With Hindu businessmen, their traditional supporters, no longer considering it worthwhile to underwrite them, the BJP turned to US and United Kingdom based members and supporters of the Hindu militant Rashtriya Swayamsewak Sangh (RSS) for succour, which they successfully obtained.

The Islamic revolution in Iran emboldened a section of Indian Muslims. By pandering to such elements and at the same time opening a Pandora’s Box on a Hindu-Muslim dispute over a mosque, Rajiv Gandhi veritably assisted the BJP to propagate that Hindus – 80 percent of the Indian population – were in peril because of secular parties’ appeasement of Muslims. The ploy succeeded. It inexorably climaxed in a BJP majority in the Lok Sabha for the first time in 2014.

The current Narendra Modi regime, with its one-point agenda of Hindu supremacy, has been devastating for India. It has crippled the economy and generated record joblessness. It has polarised Indian society between Hindu extremists and liberals; and caused an unhealthy divide between Hindus and non-Hindus, especially Muslims, who number some 200 million in India.

After authorising the game-changing economic reforms of 1991, Prime Minister P V Narasimha Rao tackled the collapse of the Soviet Union with a switch to multi-alignment while maintaining equidistance from big power conflicts. India thereafter experienced a dream decade under Prime Minister Manmohan Singh between 2004 and 2014, with significant accomplishments on the economic front, reduction of poverty and productive relations with the US and China.

The Economist Intelligence Unit’s Democracy Index consistently awarded the period of Singh’s stewardship with scores of above seven out of 10, peaking at 7.92 in his final year in government in 2014. In Modi’s dispensation this plummeted to an unprecedented low of 6.61 in 2021.

Washington-based Freedom House, which works to defend human rights and promote democratic change, in its 2022 ‘Freedom in the World’ report downgraded India from being “free” to “partly free”. It explained this was “due to a multiyear pattern in which the Hindu nationalist government (of Modi) and its allies have presided over rising violence and discriminatory policies affecting the Muslim population and pursued a crackdown on expressions of dissent by media, academics, civil society groups and protestors”.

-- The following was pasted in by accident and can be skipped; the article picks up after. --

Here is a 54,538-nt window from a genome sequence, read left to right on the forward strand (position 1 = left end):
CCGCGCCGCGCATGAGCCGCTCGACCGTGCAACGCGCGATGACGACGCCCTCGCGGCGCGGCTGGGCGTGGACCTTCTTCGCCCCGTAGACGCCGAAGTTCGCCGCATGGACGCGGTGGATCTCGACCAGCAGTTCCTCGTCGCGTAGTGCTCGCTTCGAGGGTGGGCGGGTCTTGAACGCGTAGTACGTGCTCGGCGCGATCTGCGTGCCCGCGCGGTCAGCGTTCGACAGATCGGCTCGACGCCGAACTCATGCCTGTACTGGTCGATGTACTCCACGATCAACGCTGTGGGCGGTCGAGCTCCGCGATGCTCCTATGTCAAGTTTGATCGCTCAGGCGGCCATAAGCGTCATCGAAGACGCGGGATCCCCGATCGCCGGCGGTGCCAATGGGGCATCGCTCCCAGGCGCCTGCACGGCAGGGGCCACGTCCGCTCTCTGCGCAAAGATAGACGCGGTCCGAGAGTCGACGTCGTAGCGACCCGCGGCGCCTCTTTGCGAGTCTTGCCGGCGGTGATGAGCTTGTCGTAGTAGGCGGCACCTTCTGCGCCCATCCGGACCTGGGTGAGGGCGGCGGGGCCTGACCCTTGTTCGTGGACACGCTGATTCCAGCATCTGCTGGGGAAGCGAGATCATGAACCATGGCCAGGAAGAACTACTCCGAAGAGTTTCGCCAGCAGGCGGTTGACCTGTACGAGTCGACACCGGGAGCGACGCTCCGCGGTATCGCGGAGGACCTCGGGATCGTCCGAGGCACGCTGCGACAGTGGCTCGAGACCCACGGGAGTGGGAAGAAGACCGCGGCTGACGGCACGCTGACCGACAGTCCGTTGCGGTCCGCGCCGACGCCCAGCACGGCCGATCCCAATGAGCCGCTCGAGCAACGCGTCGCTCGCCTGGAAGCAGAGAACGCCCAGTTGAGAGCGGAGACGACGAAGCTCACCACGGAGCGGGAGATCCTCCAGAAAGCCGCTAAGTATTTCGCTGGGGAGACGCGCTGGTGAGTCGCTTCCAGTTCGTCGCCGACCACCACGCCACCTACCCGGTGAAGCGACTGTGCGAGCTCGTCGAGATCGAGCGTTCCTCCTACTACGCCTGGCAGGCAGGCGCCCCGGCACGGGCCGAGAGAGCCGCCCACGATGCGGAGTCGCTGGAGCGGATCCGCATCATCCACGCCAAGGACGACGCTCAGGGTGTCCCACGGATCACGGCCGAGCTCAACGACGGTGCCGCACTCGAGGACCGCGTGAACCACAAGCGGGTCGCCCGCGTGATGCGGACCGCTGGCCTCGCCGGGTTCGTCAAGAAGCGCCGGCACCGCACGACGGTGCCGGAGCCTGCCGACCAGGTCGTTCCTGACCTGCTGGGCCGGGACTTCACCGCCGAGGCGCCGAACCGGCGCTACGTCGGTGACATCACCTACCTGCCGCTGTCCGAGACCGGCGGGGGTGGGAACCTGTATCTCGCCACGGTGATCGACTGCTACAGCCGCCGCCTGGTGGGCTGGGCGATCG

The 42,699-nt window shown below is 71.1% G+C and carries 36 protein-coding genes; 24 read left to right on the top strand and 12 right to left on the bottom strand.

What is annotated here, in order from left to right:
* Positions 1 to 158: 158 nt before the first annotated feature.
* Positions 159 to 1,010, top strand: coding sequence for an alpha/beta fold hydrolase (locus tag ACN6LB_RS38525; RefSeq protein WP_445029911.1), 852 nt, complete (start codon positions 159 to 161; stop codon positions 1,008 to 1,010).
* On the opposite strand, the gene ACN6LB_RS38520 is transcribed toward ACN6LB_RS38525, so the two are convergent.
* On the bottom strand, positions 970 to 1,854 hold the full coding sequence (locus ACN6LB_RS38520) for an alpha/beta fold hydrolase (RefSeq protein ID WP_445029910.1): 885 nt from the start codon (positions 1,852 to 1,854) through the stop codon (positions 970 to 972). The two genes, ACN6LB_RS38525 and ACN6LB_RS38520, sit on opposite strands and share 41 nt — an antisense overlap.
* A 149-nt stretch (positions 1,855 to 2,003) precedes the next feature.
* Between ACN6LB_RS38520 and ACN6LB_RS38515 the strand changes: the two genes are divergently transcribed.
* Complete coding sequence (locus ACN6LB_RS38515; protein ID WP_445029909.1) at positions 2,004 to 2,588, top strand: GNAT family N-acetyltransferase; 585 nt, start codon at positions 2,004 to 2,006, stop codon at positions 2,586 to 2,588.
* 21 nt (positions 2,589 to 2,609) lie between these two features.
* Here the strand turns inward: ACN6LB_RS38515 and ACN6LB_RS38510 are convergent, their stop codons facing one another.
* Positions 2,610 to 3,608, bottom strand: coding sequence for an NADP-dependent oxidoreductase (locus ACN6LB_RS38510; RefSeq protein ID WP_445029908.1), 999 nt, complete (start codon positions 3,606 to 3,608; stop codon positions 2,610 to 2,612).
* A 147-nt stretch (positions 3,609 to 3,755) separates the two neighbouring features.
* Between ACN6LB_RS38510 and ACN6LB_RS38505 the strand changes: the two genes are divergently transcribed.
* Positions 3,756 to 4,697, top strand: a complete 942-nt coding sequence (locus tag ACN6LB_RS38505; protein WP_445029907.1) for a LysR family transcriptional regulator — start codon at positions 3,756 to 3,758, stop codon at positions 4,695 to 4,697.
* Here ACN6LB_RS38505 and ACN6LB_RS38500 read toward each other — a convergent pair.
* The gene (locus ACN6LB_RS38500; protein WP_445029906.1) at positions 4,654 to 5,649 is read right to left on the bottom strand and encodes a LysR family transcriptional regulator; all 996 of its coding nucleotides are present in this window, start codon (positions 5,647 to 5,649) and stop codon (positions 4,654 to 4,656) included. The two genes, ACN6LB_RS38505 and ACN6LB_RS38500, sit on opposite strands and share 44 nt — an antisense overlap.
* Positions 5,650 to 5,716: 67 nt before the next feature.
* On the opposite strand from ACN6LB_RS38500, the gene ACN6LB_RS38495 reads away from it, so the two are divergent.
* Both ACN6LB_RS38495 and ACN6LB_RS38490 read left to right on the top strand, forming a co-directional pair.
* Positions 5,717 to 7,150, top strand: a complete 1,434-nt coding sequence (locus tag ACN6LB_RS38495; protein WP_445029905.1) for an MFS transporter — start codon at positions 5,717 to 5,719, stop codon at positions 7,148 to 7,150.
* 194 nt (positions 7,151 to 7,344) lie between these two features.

In its 2021 ‘Democracy Report’, Sweden’s Varieties of Democracy or V-Dem stated about India: “The world’s largest democracy has turned into an electoral autocracy.” In its view “the diminishing of freedom of expression, the media, and civil society have gone the furthest”.

At the time of transfer of power in 1947, it was a desire of the British crown as well as Sir Winston Churchill that India remain a dominion of the United Kingdom, with the British monarch as its head of state. This was rejected outright by Nehru. At the same time, he was party to a solution. The 1949 London Declaration of Commonwealth Prime Ministers converted the organisation into a free association of member nations, thereby enabling India’s eligibility, while accepting King George VI as head of the Commonwealth.

Three years later, when George passed away, Nehru cabled Queen Elizabeth describing her as Head of the Commonwealth, thus finessing her succession to the role even before other heads of government of Commonwealth countries had had a chance to consider the matter.

However, since the high point of Marlborough House spearheading gobal efforts to end apartheid in South Africa three decades ago, India’s interest in the body has dwindled. This is unlikely to witness a reversal in the near future, as Modi attempts to whip up jingoistic sentiments to mark the 75th anniversary of Indian independence. For the people, though, it’s a mixed emotion.

* Ashis Ray is the longest serving Indian foreign correspondent, having uninterruptedly worked in this capacity for 45 years, mainly for BBC and CNN, where he was editor-at-large. He has recently spent a year at St Antony’s College Oxford as an academic visitor researching and writing a paper on an aspect of the Indian freedom movement.